01.11.02 SAGA


The following interview with Serge Simonart appeared in the January 2002 issue of Saga magazine...

Maturity, says Sting, is a "dirty word" in pop music. "It shouldn't be. I think that my music becomes better and more sparse as I grow more mature. I also think it's important to recognise that a significant part of music is the space between the sounds. What you leave out can be almost as important as what you put in. 'Nothing' can almost be a perfect music; near 'silence' can sound great.

"As musicians, we merely create a frame for silence; the real music is nothing. The geniuses of music, like Bach and Miles Davis, used silence beautifully; they were not about using as many notes as possible. They knew that playing almost nothing can be the most elegant and eloquent thing to do."

At the age of 50, with 14 Grammy awards and nearly 25 years of creating pop music behind him, Sting feels lucky for having had the privilege of such a long, fruitful career. Gordon Sumner - Sting's real name - was born in Wallsend and was given his moniker by a bandmate who admired his favourite black-and-yellow striped sweater. He played bass for several jazz and rock bands in England before rocketing to fame in the late 1970s and early 1980s as lead singer/songwriter of the pop group The Police. He then went on to a long and successful solo career that is still taking new twists and turns.

For this he thanks his family. "My children and my marriage have stabilised my life," he says. "Actors and musicians tend to be very poor guardians of their own sanity and stability."

After his marriage to Francis Tomelty failed in 1982, Sting found his partner in Trudie Styler, whom he married in 1992. Together they founded Sting's Rainforest Foundation, which both are devoted to and heavily involved with. They are raising six children, two from his first marriage and four he fathered with Trudie.

"I couldn't imagine my life without Trudie and my children," he says. "Certainly it has allowed me to be creative."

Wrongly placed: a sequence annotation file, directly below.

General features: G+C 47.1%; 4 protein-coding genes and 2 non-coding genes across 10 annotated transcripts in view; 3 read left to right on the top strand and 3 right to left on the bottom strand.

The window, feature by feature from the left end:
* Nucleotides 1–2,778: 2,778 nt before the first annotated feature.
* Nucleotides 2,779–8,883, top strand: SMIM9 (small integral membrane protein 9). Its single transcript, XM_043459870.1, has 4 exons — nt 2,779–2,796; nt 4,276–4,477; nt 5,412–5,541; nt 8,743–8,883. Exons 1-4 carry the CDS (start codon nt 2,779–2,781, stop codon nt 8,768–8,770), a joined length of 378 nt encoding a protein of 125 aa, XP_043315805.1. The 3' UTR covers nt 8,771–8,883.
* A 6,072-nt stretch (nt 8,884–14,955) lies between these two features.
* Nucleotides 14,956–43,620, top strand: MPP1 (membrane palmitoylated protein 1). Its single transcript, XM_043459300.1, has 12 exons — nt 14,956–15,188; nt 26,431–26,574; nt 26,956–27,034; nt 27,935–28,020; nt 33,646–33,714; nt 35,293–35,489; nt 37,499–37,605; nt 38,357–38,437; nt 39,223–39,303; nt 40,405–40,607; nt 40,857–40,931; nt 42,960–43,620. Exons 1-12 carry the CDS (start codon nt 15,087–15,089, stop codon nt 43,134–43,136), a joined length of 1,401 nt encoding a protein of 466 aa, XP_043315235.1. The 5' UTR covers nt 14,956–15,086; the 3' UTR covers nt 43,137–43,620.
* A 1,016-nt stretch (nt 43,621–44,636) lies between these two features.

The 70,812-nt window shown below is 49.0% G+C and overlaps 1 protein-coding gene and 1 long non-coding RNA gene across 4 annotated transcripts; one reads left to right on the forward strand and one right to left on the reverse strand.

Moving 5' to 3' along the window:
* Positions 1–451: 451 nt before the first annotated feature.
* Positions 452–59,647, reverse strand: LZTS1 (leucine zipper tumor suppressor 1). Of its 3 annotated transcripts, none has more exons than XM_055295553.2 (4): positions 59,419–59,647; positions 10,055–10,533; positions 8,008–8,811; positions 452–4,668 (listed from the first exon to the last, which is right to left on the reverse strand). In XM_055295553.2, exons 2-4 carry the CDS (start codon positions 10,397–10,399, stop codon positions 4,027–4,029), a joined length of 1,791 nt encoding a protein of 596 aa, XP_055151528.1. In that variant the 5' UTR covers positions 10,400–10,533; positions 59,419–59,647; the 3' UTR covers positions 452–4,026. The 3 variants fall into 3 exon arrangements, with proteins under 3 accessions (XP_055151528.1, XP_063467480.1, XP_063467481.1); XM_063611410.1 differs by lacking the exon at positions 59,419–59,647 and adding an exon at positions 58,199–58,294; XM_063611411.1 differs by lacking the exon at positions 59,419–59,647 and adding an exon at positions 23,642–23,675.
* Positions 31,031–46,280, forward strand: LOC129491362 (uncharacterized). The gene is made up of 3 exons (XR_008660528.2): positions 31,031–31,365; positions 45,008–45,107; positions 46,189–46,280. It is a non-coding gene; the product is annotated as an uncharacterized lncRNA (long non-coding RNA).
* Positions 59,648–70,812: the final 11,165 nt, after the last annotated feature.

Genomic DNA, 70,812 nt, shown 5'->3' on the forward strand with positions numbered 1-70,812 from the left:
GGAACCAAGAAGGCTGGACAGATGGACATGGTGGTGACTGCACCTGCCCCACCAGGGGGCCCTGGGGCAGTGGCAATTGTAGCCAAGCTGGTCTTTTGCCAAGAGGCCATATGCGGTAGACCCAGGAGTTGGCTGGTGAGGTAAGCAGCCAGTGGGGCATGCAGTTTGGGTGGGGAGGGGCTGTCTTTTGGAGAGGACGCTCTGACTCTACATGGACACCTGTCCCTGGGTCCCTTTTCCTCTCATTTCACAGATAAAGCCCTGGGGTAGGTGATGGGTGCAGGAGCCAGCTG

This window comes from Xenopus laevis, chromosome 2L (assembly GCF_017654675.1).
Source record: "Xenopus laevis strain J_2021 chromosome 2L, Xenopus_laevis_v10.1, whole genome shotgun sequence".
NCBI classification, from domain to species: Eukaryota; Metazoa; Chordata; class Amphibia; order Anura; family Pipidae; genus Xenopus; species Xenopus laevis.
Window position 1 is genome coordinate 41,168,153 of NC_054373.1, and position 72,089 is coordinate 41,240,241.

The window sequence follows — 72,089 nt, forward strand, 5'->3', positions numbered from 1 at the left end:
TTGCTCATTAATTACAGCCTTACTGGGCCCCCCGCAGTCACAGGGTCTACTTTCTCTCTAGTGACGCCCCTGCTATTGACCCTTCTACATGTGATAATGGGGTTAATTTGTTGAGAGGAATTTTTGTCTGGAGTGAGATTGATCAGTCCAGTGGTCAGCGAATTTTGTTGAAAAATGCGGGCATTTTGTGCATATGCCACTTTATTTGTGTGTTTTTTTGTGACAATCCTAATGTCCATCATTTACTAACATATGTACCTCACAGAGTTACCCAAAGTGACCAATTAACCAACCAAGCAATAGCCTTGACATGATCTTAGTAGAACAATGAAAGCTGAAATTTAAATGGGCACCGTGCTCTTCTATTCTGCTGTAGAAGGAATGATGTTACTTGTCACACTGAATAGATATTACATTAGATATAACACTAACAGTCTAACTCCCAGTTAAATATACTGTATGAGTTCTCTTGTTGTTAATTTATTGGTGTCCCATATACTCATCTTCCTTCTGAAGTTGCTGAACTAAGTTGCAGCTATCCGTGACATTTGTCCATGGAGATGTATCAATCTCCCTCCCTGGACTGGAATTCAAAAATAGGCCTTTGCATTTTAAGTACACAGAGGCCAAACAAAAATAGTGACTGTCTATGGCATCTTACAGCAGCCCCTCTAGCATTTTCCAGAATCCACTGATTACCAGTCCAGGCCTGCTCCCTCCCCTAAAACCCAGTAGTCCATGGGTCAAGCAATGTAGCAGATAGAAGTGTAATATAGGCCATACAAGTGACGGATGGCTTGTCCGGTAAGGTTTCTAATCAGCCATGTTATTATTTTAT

Family life doesn't seem to be slowing him down. With a new live CD, 'All This Time', on the shelves, Sting is on a seemingly never-ending tour. "I've done 270 shows on this tour and I haven't cancelled any of them, so my voice is quite sturdy," he says. "But it's true, all the infrastructure hinges on this little muscle in my throat. Singing for an hour and a half each night isn't easy, but I've been trained to do it for 25 years now, so I know the dangers."

So where and how does relaxation enter the picture?

"I do yoga, mostly," he says. "Yoga and swimming are very similar, it's all about control of the breath, putting yourself through stress and relaxing. Yoga is perfect for me."

For solace, he naturally turns to music. "When I'm in a melancholic mood or I need a mental boost, I tend to play classical music, like Bach partitas," Sting says. "I have to play it rather than listen to it. When you play, you have a different relationship with the composer, it's almost like having a conversation with him through the instrument. My classical playing isn't very good but it's interesting, and I do get solace, satisfaction and mental peace from playing it."

Over the years, in reviews and interviews, many people have commented on the aspects of nature that can be heard in Sting's music. He attributes this, among other things, to being able to hear music in nature. "The last remote place I was in was the Himalayas. I walked up to the source of the Ganges in the high Himalayas, and I didn't have any music with me. But the rhythm of walking and the sound of waterfalls and the wind and rain - all of that creates music in your head, so in that sense I'm never without music. But even at home, I don't listen to very much music."

At his beautiful mansion in the English countryside, Sting has a recording studio in his vast garden, making the creative process as therapeutic as it is exciting and challenging. "My two last records were recorded in my home, which is probably as close to nature as possible, and I go for walks in between recordings. I do most of my thinking in the garden, and bring those ideas back to the studio. I'm glad you can hear nature in my music, because that's one of my big inspirations, you know: listen to the grass, talk to the plants, hug trees." He laughs at this, but quickly shows his sincerity. "I mean it, though: hugging old trees works, old trees are great ancient spirits, they've been here longer than we have, and will survive us, so they know more. And I think to interact somehow with their wisdom is a great thing to do."

Sting's recent single, 'Desert Rose', was influenced by his travels and is also one that he "got in touch with nature" to create. It was an unlikely song to rocket to the top of the charts. "I was very happy and surprised that the song did so well", smiles Sting. For starters, it begins in Arabic - and there aren't many pop songs in the Western world that do so.